National Cohesion and Integration Commission (NCIC) Chairperson Francis Ole Kaparo launched audit reports that focused on ethnic issues and diversity in public institutions. The findings focused on key issues and analysis was provided on tribalism, inequality, nepotism, in relation to the recruitment of staff in public institutions which included state corporations in Kenya.
County public service findings reveal that new appointments made in the counties have contravened the law where only 15 counties (31.9%) have adhered to Section 65 of the CGA by giving more than 30% of the vacancies to members of ethnic groups that are not dominant in their region and that includes 68.1% of the counties hiring more than 70 % of their staff from one ethnic group. Kaparo stated Counties like Kirinyaga and Nandi lead the way when it comes to tribalism.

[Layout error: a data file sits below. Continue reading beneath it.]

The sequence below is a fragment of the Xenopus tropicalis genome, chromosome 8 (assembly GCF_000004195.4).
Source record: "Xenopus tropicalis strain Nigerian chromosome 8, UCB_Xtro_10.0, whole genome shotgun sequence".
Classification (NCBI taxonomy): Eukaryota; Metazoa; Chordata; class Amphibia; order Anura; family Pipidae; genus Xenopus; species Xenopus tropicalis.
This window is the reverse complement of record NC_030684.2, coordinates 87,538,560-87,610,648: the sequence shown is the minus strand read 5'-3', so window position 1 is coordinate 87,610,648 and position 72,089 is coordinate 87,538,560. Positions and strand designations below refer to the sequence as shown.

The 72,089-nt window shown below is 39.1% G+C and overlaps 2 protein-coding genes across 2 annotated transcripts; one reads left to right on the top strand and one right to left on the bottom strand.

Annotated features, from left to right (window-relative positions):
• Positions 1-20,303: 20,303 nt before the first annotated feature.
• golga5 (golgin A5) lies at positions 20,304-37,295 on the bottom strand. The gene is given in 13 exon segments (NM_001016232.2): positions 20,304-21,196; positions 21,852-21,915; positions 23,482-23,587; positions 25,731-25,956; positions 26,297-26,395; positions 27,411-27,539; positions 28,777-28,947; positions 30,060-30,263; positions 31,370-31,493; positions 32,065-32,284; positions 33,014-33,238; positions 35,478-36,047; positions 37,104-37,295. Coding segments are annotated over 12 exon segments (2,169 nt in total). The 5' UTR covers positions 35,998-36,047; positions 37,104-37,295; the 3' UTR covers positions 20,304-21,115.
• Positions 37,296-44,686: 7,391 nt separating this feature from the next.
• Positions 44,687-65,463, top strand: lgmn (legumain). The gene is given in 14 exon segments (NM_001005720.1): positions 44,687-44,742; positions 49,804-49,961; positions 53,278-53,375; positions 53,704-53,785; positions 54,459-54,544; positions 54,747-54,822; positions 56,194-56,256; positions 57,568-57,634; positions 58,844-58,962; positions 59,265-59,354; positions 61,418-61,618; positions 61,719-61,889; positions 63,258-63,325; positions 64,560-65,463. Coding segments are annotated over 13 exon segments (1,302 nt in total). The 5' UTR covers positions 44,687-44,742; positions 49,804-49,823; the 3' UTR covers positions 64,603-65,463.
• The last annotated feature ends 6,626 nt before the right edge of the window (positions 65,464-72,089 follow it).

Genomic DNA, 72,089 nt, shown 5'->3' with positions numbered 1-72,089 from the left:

Reportedly, the bigger communities seemed to be over-represented while the smaller communities were underrepresented in most of the institutions. Information available suggests that employment is highly influenced by politics and therefore, politicians should cease interfering with the recruitment process in public institutions. All employment firms and organs in the state should be subjected to a modular lesson on the representation of diversity as one of the values and principles of public service. NCIC Chairperson Kaparo urged both the national and county governments to come up with ways to finish and deal with tribalism in the country.